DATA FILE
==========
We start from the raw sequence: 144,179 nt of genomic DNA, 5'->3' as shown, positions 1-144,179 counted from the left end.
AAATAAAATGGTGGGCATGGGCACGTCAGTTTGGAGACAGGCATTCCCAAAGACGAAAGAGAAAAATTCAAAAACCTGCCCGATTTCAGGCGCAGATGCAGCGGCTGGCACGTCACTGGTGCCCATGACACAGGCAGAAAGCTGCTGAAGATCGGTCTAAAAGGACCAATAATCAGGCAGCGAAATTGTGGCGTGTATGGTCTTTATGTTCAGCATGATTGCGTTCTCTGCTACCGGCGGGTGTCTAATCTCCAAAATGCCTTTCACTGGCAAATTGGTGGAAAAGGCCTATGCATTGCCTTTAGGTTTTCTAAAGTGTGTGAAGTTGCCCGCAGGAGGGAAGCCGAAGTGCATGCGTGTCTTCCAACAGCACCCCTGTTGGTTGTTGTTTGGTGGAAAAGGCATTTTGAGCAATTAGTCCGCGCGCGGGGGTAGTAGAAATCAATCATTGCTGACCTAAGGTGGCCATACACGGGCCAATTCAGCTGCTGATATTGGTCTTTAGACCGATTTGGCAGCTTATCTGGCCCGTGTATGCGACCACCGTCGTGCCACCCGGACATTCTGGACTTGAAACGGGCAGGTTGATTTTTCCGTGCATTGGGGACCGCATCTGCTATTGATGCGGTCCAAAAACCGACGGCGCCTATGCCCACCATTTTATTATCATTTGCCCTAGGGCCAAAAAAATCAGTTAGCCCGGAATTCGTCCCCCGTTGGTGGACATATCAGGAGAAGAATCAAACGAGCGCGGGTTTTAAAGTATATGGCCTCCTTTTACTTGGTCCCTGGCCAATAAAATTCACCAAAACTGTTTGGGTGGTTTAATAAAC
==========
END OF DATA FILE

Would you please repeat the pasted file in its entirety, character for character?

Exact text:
We start from the raw sequence: 144,179 nt of genomic DNA, 5'->3' as shown, positions 1-144,179 counted from the left end.
AAATAAAATGGTGGGCATGGGCACGTCAGTTTGGAGACAGGCATTCCCAAAGACGAAAGAGAAAAATTCAAAAACCTGCCCGATTTCAGGCGCAGATGCAGCGGCTGGCACGTCACTGGTGCCCATGACACAGGCAGAAAGCTGCTGAAGATCGGTCTAAAAGGACCAATAATCAGGCAGCGAAATTGTGGCGTGTATGGTCTTTATGTTCAGCATGATTGCGTTCTCTGCTACCGGCGGGTGTCTAATCTCCAAAATGCCTTTCACTGGCAAATTGGTGGAAAAGGCCTATGCATTGCCTTTAGGTTTTCTAAAGTGTGTGAAGTTGCCCGCAGGAGGGAAGCCGAAGTGCATGCGTGTCTTCCAACAGCACCCCTGTTGGTTGTTGTTTGGTGGAAAAGGCATTTTGAGCAATTAGTCCGCGCGCGGGGGTAGTAGAAATCAATCATTGCTGACCTAAGGTGGCCATACACGGGCCAATTCAGCTGCTGATATTGGTCTTTAGACCGATTTGGCAGCTTATCTGGCCCGTGTATGCGACCACCGTCGTGCCACCCGGACATTCTGGACTTGAAACGGGCAGGTTGATTTTTCCGTGCATTGGGGACCGCATCTGCTATTGATGCGGTCCAAAAACCGACGGCGCCTATGCCCACCATTTTATTATCATTTGCCCTAGGGCCAAAAAAATCAGTTAGCCCGGAATTCGTCCCCCGTTGGTGGACATATCAGGAGAAGAATCAAACGAGCGCGGGTTTTAAAGTATATGGCCTCCTTTTACTTGGTCCCTGGCCAATAAAATTCACCAAAACTGTTTGGGTGGTTTAATAAAC